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In the last few weeks we started serving more and more videos by http, ranging from 50 to 500mb each, and as we didn't had a new server to use it just for that i set it up on our live streaming server.

The box is pretty decent imho (2 x quad at 2ghz, 4gb ram, 4 x 300gb sas 15k rpm in hw RAID1, running Linux 2.6, ext3 fs with deadline scheduler, nginx as webserver) but we still had issues with delivering the files, mainly i suspect because our iowait was ranging from 10 to 45% and util was around 90% most of the times, while cpu was around 20-30%.

From what i've read that should've hold our ~300-400mbps traffic, but it doesn't..

Being on a budget we can't rely on a CDN but we can get more processing power if needed and the datacenter can handle our traffic.

Now we got a new server that should do only this but i don't know what would be the best way to setup it, main questions for now being:

  • what raid level would suit this task more? now have 4 x 300gb + 2 x 146gb, both SAS at 10k rpm, hw raid, would like more space but redundancy is also important
  • how would i expand it later, lvm a good idea?
  • how much ram would it need, for now it has 16gb but can add more if it would give us a decent boost, any tips with it?
  • decided on xfs for filesystem, anything against/better suited for this?
  • how much could i rely on only this 1 server?

Any other advices are appreciated.

Thank you.

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2 Answers 2

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I am not a specialist with this sort of optimization, but here are a couple of thoughts that come to mind:

  • RAID: Serving up video, I would think you will primarily be performing sustained reads. For that purpose, I tend to think that RAID1 should be fine. A RAID 1+0 configuration might be better because there is more opportunity for parallelization - though I haven't researched the numbers on this. You may also be able to play around with the RAID settings; perhaps a larger stripe size would be better for your situation?
  • RAM: Why not start with what you have, and then monitor the usage? If you find that the server is doing too much swapping, then you can always add more RAM.

You seem to have a lot of questions, many of which might answer themselves once you throw the switch on the new server. I'd make sure that you can fall back to the old server if something catastrophic happens, and see how the new server performs.

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i'll do that tomorrow, but i thought asking for an opinion from more experienced people would help me by doing at least the basic setup right from start and not having to re-do things that would cause downtime if something is misconfigured badly. wouldn't raid5/6 be an option too? is the difference that big? thanks –  user27056 Nov 24 '09 at 6:18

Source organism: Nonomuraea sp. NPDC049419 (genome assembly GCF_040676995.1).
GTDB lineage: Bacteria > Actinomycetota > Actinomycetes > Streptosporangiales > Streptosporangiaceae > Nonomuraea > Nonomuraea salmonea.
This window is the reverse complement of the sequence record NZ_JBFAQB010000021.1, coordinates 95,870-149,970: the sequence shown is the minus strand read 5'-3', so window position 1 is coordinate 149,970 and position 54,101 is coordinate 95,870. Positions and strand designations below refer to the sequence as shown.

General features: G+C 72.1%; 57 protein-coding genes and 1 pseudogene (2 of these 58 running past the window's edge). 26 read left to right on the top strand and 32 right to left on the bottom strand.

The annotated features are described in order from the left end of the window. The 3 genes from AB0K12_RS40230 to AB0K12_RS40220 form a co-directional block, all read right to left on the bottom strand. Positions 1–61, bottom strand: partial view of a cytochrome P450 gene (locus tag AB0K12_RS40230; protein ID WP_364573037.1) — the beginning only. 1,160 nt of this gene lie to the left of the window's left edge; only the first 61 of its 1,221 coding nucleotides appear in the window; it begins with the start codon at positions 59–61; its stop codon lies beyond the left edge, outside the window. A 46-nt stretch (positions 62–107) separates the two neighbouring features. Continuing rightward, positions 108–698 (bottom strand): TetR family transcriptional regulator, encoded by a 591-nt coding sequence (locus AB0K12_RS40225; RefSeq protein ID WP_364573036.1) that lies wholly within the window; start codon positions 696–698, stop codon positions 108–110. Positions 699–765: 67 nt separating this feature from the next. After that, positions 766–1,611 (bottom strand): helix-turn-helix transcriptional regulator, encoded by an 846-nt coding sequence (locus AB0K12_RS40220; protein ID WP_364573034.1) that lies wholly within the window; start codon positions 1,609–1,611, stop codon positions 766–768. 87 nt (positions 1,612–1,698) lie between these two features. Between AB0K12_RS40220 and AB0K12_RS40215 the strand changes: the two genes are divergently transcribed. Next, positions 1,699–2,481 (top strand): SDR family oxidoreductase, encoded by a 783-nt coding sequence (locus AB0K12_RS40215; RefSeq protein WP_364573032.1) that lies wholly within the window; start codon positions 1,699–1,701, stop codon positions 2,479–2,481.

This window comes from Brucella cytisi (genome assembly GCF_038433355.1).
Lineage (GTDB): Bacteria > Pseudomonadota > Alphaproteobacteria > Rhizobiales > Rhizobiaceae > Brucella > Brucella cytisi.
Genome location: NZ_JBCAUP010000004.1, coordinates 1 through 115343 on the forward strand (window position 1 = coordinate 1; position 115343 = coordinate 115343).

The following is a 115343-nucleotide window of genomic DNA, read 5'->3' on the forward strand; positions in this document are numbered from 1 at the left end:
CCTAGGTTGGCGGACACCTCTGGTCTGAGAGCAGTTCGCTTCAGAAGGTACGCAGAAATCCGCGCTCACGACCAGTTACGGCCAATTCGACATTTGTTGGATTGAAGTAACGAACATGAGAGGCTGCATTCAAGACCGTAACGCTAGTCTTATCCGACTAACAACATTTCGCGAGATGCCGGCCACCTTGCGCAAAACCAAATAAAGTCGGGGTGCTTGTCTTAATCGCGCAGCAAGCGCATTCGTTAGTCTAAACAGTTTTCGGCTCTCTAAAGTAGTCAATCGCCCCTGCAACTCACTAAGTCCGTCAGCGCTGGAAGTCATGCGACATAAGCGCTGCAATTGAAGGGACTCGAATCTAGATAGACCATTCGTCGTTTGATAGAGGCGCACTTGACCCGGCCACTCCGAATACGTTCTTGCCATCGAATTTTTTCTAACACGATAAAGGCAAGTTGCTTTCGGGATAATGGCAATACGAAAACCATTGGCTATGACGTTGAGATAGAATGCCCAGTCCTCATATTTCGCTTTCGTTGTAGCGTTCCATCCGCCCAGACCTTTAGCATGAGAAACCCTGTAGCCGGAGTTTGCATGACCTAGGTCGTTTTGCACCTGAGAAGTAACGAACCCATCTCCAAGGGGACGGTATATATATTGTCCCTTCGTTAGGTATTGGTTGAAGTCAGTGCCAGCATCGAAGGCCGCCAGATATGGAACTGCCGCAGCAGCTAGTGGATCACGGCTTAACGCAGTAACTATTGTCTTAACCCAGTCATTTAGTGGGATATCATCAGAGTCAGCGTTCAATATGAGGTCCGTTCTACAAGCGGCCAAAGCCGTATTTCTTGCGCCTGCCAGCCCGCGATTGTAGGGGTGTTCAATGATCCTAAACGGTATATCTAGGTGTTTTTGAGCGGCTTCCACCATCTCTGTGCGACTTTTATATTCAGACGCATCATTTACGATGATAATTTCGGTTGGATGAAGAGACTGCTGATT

This might be worth reading: blogs.zdnet.com/Ou/?p=484 And I assume you've perused this: en.wikipedia.org/wiki/RAID –  molecularbear Nov 24 '09 at 13:14

You're telling us that you think you should be capable of supporting 300-400Mbps, but you can't afford to use CDN? Something is fishy... First of all, you have some uplink connection... what is that connection? what speed does it support? Is the bandwidth dedicated or shared? I would guess that this is the first bottleneck in your setup far far before I ever would think it is the server.

FYI, carrier grade datacenter badwidth is around $250 /Mbps /mo continuous, so even at sustained 100Mbps levels you are talking about $25k/mo in expenses. If you are doing that you can afford to look at a CDN.

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No, connection is not the bottleneck and we pay waaay less then that, it's called a MAN (metropolitan area network) which most of our ISP consider it country wide and 90% of our users come from here. i pushed 2gbps live streaming with that server by paying ~1.2k euros/month so again, i don't think CDN is an option in this case because the price difference is pretty high. So, i have a server issue as i asked in the first place, not a connection one as i can theoretically do ~4gbps now across all our servers and it's upgradeable, try giving people a bit of benefit of the doubt, thanks :) –  user27056 Nov 24 '09 at 6:06

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